Few things are as fun as a family trip to the zoo. Although just observing the animals, and telling your child where they are from might educational enough, take the time to incorporate basic life skills with your children by handing them a map of the zoo.
Map skills may be seen as passé, what with GPS devices in cars and on cell phones; but basic map skills-knowing which way is north or south, and learning how to recognize landmarks- will help children throughout their entire life.
Take, for example, a recent trip my family of took to the Atlanta Zoo. My children were very excited to see the panda bears, (see the Zoo Atlanta Panda Cam here ) thanks in part to an episode of “Curious George”, that they wanted to see the pandas straight away. The problem was that the pandas were nowhere near the entrance. Sure, we could have asked one of the friendly staffers how to find the pandas, but it was just as simple — and fun — to read the map and find our way around the zoo.
Try teaching your children about reading maps with these simple steps in mind:
Step 1- Teach your children how to hold the map correctly.
Although maps are traditionally held with North being held upwards, maps of locations such as zoos should be held with the way you are traveling pointed upwards. Introduce directional terms to your children such as “north, south, east, west” and “right and left” or “before and after.”
Step 2- Recognize important symbols.
Some common locations such as bathrooms, first aid stations and eating areas are fairly universal symbols and frequently pictured in blue and white. Teach your children about other symbols on maps, such as trails or roads, grassy areas, and bodies of water such as streams of pools. Make sure to point out safe places to meet up if you were to become separated.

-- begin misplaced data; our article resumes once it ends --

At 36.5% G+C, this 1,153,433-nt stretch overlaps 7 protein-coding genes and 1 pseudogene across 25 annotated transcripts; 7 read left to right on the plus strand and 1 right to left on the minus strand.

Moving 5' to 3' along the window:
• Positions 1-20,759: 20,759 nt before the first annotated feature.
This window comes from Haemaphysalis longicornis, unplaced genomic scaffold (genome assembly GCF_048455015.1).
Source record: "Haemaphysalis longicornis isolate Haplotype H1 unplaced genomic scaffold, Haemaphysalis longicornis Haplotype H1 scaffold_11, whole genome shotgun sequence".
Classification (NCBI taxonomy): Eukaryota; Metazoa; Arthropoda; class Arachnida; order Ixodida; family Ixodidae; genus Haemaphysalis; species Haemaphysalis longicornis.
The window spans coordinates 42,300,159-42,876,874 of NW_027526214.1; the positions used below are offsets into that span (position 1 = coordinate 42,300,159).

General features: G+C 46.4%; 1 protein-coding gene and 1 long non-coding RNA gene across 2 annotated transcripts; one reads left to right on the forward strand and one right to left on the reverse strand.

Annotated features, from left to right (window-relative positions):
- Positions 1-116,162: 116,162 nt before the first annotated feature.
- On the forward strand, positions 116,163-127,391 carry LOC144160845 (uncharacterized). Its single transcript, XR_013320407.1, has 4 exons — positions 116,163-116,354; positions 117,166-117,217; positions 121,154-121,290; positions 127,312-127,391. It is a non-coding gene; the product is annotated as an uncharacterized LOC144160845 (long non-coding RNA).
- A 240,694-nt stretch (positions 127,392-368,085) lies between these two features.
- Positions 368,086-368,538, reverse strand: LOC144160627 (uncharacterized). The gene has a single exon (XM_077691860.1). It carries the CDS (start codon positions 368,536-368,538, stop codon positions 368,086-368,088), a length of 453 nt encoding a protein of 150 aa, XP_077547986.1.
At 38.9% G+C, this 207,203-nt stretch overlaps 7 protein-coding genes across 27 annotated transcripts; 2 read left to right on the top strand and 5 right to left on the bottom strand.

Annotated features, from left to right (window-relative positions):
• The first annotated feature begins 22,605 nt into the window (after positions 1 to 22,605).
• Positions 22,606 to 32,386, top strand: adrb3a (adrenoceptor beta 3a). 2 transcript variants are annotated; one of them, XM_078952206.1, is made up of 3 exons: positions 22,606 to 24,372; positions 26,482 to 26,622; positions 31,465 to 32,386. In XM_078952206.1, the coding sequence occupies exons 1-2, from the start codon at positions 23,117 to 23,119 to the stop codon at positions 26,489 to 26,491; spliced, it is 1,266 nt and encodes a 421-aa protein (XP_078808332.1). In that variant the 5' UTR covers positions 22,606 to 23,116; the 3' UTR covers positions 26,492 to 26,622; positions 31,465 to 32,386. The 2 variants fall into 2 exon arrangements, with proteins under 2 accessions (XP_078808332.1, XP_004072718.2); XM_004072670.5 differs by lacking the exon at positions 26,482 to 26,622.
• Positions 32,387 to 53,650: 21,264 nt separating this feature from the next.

Step 3- Find your location on a map.
Teach children to look for landmarks that will help them determine where they are. It’s simple to find where you are when you start using the map at the beginning of your zoo trip, just look for the place labeled “entrance.” But if you find a map half way, or decided to start using it later you’ll need to be able to identify landmarks to know where you are. Show your children how can find your location by noting that you are to the “right of the zebras and left of the lions” or just “south of the kangaroo exhibit.”
Step 4-Don’t forget to have fun!
Although larger city maps may have a legend or scale to show you how far distances are, zoo maps aren’t always drawn to scale. Have children estimate how many penguin waddles or kangaroo hops it will take to reach the next exhibit. And of course, let your children waddle, hop, and skip to their heart’s content.
On our outing to the zoo each of my three children asked to hold their own map, and (like the avid explorers that they are) they held on to the maps dutifully on the entire trip. Throughout the day I heard them telling me and each other things such as “gorillas are just ahead” or to “look to the left and you’ll see the tortoise.”
Yes, the zoo may be fun in and of itself, but teaching my children an important life skill is just as exciting to me.